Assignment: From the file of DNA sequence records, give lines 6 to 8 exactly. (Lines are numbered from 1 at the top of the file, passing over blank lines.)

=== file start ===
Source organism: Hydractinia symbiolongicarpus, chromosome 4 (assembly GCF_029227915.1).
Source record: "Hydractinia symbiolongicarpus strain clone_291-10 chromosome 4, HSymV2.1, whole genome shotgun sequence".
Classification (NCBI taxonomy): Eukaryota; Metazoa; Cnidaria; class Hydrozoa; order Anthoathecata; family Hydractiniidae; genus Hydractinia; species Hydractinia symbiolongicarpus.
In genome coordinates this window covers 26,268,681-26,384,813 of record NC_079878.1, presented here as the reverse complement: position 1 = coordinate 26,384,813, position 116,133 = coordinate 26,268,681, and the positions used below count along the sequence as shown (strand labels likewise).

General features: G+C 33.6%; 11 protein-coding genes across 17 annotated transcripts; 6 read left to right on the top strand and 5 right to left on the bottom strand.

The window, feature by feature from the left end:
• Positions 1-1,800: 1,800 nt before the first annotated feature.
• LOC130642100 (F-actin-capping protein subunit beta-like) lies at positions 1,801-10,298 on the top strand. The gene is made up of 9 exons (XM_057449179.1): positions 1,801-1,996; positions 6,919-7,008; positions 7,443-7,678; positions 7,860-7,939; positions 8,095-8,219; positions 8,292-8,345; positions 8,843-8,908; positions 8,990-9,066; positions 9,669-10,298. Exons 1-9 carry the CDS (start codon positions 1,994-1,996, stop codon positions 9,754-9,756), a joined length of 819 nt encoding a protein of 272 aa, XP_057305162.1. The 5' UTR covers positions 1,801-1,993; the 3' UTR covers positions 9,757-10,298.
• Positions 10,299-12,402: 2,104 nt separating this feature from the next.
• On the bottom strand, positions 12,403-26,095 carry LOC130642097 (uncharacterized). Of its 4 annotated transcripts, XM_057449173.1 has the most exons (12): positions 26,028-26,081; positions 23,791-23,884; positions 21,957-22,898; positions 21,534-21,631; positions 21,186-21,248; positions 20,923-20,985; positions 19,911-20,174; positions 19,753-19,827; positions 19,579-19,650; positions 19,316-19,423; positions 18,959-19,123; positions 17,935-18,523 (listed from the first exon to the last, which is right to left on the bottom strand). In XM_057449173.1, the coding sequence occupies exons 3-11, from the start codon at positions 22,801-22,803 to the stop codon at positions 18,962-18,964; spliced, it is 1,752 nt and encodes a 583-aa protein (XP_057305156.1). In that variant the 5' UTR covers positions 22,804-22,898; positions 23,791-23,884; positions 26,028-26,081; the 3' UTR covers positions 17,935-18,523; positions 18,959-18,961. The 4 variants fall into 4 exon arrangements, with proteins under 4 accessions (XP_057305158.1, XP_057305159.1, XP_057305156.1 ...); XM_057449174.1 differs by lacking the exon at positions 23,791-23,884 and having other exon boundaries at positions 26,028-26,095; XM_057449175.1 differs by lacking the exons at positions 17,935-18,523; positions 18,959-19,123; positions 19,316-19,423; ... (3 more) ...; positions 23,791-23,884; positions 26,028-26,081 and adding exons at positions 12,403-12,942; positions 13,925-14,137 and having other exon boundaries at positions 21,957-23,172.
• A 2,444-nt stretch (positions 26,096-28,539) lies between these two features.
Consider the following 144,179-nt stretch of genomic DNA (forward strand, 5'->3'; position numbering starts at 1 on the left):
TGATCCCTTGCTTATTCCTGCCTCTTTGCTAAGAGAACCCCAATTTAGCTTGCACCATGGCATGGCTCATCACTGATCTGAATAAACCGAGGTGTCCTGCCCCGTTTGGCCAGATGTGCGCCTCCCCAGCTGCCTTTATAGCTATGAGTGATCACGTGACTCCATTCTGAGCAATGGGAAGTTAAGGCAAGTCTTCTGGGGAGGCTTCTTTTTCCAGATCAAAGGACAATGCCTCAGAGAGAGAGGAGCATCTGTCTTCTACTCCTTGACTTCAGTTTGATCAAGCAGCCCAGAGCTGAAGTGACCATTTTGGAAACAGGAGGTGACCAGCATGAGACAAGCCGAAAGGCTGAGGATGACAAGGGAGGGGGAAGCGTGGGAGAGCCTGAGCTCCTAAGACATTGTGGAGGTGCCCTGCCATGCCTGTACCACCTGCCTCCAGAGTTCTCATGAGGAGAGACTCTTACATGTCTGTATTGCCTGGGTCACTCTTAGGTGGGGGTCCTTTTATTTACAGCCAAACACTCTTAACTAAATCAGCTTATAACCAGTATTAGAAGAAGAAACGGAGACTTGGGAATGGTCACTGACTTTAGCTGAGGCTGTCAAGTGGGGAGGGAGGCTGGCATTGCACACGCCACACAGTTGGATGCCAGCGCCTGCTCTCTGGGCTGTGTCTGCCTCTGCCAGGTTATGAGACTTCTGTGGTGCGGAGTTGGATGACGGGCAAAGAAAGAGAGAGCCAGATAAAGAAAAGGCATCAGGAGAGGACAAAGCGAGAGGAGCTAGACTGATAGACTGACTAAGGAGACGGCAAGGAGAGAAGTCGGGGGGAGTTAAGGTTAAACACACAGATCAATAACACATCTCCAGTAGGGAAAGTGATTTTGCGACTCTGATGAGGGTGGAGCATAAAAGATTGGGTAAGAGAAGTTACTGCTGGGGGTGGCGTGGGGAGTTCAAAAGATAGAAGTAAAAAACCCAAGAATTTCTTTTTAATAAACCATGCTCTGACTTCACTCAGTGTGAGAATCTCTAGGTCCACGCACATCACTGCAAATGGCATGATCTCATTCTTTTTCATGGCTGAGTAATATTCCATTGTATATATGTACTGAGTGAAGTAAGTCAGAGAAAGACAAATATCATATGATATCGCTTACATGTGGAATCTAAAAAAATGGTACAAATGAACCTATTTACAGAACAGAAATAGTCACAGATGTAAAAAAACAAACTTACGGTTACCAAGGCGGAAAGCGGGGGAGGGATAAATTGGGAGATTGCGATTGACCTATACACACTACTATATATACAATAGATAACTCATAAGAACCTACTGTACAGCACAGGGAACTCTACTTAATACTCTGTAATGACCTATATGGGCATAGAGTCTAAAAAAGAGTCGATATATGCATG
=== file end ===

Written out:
The window, feature by feature from the left end:
• Positions 1-1,800: 1,800 nt before the first annotated feature.
• LOC130642100 (F-actin-capping protein subunit beta-like) lies at positions 1,801-10,298 on the top strand. The gene is made up of 9 exons (XM_057449179.1): positions 1,801-1,996; positions 6,919-7,008; positions 7,443-7,678; positions 7,860-7,939; positions 8,095-8,219; positions 8,292-8,345; positions 8,843-8,908; positions 8,990-9,066; positions 9,669-10,298. Exons 1-9 carry the CDS (start codon positions 1,994-1,996, stop codon positions 9,754-9,756), a joined length of 819 nt encoding a protein of 272 aa, XP_057305162.1. The 5' UTR covers positions 1,801-1,993; the 3' UTR covers positions 9,757-10,298.